SAVE, SAVE, SAVE
Buyers should plan to put at least 20 percent down in order to be taken seriously. That’s right, for a $500,000 apartment, you’ll need a down payment of $100,000, and that does not include closing costs.
Be prepared for other charges large and small. Among the larger is the 1 percent surcharge on sales of $1 million or more in New York City, known as the mansion tax. Among the smaller incursions on your wallet: the co-op lien search fee (roughly $300), the board package fee ($500 to $2,000), the appraisal ($300 to $1,500), the condo municipal search ($350 to $500) and so on. Brokerage firms including Douglas Elliman and Town Residential offer a laundry list of estimated closing costs on their websites.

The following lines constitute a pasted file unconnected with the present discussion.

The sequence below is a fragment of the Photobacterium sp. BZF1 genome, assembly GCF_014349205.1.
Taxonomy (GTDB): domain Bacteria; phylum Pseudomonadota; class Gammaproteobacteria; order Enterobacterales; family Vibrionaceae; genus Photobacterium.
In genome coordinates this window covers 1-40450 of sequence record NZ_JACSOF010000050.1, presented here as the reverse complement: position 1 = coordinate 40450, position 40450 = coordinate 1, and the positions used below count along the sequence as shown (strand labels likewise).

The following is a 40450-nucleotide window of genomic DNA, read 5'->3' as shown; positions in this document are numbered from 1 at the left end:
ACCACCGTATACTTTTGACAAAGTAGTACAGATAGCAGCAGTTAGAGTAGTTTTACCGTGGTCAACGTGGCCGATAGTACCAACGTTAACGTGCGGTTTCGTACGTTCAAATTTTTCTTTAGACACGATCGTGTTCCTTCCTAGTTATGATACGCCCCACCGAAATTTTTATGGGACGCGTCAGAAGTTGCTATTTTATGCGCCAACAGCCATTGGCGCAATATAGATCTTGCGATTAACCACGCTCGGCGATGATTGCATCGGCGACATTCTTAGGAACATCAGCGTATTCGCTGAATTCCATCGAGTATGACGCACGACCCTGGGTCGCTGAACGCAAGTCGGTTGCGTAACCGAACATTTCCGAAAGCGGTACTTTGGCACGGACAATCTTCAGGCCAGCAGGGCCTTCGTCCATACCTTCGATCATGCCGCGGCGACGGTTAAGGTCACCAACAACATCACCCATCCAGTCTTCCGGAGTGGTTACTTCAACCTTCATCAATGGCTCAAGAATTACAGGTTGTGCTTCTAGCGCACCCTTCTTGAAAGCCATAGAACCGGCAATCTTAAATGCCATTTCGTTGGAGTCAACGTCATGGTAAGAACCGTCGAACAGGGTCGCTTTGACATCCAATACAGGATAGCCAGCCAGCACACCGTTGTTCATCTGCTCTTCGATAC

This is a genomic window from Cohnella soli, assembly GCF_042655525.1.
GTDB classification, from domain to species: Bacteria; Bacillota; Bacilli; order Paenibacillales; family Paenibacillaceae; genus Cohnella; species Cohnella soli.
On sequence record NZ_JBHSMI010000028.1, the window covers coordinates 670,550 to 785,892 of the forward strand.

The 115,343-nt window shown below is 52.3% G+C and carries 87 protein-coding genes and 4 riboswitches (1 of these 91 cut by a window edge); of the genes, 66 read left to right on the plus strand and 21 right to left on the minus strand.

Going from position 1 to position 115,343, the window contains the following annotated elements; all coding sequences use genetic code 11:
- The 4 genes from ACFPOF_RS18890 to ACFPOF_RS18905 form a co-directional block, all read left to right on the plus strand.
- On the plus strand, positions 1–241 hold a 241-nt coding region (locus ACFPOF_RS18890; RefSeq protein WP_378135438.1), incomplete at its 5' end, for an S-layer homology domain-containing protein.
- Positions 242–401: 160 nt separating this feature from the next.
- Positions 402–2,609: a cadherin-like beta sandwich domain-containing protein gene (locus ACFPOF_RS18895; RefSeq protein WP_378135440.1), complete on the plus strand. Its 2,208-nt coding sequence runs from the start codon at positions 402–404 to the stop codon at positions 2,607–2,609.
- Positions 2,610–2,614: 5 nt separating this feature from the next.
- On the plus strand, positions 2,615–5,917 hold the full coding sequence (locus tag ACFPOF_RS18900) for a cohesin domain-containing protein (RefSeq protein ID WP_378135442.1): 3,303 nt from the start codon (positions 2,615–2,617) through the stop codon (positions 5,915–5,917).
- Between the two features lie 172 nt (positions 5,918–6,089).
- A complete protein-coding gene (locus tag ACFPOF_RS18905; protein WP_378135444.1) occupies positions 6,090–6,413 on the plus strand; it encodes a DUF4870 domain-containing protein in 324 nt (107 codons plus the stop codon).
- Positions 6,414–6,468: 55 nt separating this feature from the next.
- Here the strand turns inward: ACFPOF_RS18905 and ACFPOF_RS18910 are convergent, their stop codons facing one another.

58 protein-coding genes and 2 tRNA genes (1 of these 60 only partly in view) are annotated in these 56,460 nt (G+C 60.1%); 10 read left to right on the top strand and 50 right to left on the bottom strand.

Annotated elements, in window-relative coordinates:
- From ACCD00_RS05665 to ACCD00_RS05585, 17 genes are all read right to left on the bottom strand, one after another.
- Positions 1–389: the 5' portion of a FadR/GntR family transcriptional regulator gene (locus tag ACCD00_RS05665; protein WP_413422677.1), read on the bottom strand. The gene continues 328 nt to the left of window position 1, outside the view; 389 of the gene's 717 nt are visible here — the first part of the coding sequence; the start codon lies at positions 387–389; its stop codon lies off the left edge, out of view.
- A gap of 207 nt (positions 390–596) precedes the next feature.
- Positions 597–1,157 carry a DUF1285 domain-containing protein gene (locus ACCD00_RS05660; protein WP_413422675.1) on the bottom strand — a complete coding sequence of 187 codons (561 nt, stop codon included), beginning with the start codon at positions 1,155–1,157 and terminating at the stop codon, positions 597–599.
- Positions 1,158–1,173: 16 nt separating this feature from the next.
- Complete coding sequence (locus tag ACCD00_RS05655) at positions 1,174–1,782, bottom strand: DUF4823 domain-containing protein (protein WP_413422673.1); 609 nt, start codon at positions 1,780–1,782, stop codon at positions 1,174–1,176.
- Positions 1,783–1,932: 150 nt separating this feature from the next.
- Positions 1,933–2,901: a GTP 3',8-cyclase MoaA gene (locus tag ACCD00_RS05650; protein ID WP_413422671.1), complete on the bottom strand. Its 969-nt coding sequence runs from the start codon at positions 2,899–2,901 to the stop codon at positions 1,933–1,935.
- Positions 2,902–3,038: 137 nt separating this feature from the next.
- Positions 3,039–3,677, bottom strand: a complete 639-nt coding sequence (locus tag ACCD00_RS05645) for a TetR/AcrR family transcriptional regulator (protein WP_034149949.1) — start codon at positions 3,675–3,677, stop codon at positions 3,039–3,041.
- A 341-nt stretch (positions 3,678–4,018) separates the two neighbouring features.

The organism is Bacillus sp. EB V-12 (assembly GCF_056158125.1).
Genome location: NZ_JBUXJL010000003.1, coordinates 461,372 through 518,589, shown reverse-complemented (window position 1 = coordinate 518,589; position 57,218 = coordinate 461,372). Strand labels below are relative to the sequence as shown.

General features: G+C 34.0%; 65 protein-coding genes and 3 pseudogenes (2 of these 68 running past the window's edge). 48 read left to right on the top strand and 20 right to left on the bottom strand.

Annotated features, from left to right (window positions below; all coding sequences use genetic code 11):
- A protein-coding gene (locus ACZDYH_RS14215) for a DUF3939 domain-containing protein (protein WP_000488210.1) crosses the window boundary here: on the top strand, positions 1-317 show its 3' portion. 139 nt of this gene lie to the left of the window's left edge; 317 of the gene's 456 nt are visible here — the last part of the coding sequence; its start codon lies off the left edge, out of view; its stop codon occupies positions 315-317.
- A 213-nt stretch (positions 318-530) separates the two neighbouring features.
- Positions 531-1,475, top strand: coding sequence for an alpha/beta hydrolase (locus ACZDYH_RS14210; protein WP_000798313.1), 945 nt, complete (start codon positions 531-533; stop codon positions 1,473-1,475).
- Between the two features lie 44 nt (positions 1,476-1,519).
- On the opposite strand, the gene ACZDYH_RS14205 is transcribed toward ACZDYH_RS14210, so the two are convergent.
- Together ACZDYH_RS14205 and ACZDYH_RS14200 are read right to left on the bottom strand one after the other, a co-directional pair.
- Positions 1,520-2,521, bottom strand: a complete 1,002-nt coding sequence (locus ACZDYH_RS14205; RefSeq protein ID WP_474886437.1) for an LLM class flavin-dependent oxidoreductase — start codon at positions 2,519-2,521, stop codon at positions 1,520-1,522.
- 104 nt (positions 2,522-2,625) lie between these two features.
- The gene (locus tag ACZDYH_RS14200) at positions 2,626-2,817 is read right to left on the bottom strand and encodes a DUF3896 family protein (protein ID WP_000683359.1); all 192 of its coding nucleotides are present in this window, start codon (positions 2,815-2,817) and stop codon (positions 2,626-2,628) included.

CLEAN UP YOUR CREDIT
Unless you are sitting on a substantial nest egg or are being financed by a benevolent relative, you will need a loan to afford your first place in New York City. Banks use credit scores, also known as FICO scores, to evaluate the potential risk of lending to individuals. The higher the number, which runs from 300 points to 850 points, the better your credit score.
Knowing your score well in advance will give you time to clean up any mistakes, like tax liens that were paid off many years ago or parking tickets that should have been expunged, said Peggy Dahan, an associate broker with Siderow Residential Group. “Sometimes it takes months to clear it up, and by then the seller has sold your dream apartment and we are back to Square One.”
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